It’s extremely important we have this facility. We make hundreds of decisions each day and do not have the decision bandwidth to overthink things. It’s an amazing feature that makes us not need to think about whether we brush our teeth or not, which way to walk to the park or which coffee to order. BUT, and you all guessed there was a but - what happens if we are making a new decision which is important?

Joining the dots

We are constantly trying to join the dots. How do we make a model from the things we see or experience? The mind works by filling in the gaps by using the data points observed and trying to thread it into a compelling narrative e.g. when it rains, it's the heavens opening up letting the water in. In a later blog, I will be outlining the importance of stories, which i think is a fascinating subject and one which explains much of our need to understand 'why' something happens.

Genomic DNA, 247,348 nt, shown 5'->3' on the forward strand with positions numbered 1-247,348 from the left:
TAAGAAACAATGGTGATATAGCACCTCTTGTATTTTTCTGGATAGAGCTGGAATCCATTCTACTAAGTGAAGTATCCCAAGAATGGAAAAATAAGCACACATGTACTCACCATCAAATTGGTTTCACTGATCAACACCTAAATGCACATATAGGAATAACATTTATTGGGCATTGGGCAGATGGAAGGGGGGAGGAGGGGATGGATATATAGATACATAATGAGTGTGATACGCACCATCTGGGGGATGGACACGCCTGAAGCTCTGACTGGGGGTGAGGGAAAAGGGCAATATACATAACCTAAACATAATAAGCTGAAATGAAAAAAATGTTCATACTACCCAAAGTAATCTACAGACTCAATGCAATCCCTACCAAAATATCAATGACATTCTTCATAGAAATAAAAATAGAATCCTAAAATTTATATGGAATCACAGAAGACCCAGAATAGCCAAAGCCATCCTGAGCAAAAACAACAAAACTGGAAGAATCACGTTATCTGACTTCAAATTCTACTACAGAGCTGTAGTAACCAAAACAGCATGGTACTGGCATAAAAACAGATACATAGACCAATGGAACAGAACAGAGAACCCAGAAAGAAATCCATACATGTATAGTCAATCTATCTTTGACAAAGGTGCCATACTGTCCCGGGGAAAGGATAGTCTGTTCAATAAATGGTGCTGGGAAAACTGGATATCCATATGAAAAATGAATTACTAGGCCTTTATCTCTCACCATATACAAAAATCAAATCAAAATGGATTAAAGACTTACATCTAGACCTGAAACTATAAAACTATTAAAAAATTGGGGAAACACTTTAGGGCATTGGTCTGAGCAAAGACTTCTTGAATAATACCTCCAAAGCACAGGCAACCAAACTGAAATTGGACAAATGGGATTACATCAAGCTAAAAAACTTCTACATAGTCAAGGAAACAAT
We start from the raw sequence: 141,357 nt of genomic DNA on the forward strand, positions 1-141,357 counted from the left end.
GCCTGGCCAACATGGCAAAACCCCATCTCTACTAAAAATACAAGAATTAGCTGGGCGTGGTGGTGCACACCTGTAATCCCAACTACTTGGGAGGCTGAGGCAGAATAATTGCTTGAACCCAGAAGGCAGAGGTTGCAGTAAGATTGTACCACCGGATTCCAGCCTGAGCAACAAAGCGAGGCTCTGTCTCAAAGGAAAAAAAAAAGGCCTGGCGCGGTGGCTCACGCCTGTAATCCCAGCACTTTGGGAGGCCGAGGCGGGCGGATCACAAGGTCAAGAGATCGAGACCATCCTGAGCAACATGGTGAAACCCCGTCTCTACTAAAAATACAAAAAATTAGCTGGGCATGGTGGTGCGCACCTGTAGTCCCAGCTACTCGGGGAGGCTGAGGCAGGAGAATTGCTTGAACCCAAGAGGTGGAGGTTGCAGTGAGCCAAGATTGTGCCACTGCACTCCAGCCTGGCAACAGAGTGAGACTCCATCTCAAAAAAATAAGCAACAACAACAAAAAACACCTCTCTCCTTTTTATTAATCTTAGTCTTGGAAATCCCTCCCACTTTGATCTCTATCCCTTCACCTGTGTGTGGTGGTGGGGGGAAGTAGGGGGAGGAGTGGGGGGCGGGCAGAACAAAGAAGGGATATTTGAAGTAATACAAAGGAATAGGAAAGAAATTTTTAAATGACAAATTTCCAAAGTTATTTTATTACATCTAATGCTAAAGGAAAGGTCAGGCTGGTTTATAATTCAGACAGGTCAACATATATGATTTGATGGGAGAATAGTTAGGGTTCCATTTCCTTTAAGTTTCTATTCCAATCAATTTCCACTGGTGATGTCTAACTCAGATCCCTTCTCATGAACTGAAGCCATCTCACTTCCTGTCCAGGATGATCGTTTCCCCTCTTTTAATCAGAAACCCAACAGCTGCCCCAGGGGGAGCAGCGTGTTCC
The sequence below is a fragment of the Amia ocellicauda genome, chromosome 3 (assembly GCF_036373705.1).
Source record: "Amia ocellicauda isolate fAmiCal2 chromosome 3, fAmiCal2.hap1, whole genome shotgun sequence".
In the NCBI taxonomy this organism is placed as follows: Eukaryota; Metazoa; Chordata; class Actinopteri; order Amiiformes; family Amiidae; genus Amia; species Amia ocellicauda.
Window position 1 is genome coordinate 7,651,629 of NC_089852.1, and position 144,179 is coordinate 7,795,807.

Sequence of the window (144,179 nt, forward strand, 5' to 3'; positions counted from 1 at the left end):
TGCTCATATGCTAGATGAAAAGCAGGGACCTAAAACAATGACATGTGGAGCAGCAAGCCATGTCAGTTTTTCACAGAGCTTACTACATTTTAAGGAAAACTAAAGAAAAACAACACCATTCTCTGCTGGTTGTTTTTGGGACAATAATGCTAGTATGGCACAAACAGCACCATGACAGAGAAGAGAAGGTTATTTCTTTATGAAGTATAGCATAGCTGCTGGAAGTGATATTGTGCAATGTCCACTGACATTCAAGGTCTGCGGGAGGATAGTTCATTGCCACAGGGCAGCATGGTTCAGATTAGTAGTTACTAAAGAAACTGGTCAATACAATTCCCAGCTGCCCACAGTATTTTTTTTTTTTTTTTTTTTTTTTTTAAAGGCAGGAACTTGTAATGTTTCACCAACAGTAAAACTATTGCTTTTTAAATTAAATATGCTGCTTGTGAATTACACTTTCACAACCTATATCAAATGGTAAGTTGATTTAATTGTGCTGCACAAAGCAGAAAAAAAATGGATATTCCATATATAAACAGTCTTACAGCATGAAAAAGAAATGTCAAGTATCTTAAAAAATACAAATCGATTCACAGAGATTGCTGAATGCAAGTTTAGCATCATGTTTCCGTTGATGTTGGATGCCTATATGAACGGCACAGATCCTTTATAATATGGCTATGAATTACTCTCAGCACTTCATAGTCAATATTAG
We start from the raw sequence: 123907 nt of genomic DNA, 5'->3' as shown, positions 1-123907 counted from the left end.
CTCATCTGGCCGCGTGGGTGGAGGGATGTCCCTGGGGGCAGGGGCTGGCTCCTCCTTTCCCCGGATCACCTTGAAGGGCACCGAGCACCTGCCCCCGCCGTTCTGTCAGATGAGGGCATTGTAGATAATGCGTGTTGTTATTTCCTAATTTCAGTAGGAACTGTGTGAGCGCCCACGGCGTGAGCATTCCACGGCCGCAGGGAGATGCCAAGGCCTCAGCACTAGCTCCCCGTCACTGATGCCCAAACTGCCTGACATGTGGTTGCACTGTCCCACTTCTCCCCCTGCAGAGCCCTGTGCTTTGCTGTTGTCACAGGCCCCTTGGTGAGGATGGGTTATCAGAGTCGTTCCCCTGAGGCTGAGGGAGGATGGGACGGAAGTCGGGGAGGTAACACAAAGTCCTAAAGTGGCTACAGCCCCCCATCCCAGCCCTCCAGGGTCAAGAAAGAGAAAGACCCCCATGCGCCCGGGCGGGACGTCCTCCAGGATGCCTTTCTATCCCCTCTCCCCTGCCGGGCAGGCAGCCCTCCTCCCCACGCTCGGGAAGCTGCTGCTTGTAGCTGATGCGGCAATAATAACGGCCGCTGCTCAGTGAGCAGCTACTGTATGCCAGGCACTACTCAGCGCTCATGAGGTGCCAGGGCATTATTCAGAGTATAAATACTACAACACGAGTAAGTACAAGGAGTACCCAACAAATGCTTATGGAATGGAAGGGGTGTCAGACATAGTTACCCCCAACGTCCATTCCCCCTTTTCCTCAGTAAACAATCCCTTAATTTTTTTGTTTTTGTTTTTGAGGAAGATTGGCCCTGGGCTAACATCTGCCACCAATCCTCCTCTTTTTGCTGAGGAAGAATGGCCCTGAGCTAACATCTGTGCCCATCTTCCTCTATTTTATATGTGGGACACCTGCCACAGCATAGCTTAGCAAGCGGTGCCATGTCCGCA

Think of an optical illusion. Your mind is constantly trying to fit the data to something it might already understand hence why your mind can sometimes be lulled into a false sense of understanding.

So far so good. Models are comfortable but create overconfidence because it lulls you into a sense of 'what I see is all there is' i.e. you think you have enough information to make predictions. This is the basis of jumping to conclusions - threading together only a few data points, with a healthy dose of assumptions and come to a conclusion that seems entirely sensible to them even though its completely wrong. I was guilty of a modern day example of that five years ago by predicting that Brexit would be roundly defeated in the referendum. I started with my view of the world, overlaid the (in hindsight) very one-sided arguments through the news sources I chose, and felt very confident about my assumptions. The gap I had papered over was why did poll after poll suggest that nearly equally as many people had come to the opposing view, and what story of the world do they tell themselves to get there.